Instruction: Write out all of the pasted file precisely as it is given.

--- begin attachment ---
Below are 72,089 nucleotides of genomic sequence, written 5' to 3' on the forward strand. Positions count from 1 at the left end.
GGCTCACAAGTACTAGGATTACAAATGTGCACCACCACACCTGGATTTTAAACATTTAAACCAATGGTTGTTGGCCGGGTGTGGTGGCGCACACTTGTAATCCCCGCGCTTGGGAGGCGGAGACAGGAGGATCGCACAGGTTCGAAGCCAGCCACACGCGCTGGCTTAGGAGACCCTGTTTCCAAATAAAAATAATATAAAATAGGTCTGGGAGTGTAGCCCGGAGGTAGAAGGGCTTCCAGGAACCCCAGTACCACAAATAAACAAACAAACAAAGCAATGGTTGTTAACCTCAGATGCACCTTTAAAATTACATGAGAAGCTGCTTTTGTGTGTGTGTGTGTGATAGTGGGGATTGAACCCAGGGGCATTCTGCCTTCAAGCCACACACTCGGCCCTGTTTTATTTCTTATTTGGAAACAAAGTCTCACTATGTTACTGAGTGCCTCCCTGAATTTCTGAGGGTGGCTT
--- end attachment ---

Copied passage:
Below are 72,089 nucleotides of genomic sequence, written 5' to 3' on the forward strand. Positions count from 1 at the left end.
GGCTCACAAGTACTAGGATTACAAATGTGCACCACCACACCTGGATTTTAAACATTTAAACCAATGGTTGTTGGCCGGGTGTGGTGGCGCACACTTGTAATCCCCGCGCTTGGGAGGCGGAGACAGGAGGATCGCACAGGTTCGAAGCCAGCCACACGCGCTGGCTTAGGAGACCCTGTTTCCAAATAAAAATAATATAAAATAGGTCTGGGAGTGTAGCCCGGAGGTAGAAGGGCTTCCAGGAACCCCAGTACCACAAATAAACAAACAAACAAAGCAATGGTTGTTAACCTCAGATGCACCTTTAAAATTACATGAGAAGCTGCTTTTGTGTGTGTGTGTGTGATAGTGGGGATTGAACCCAGGGGCATTCTGCCTTCAAGCCACACACTCGGCCCTGTTTTATTTCTTATTTGGAAACAAAGTCTCACTATGTTACTGAGTGCCTCCCTGAATTTCTGAGGGTGGCTT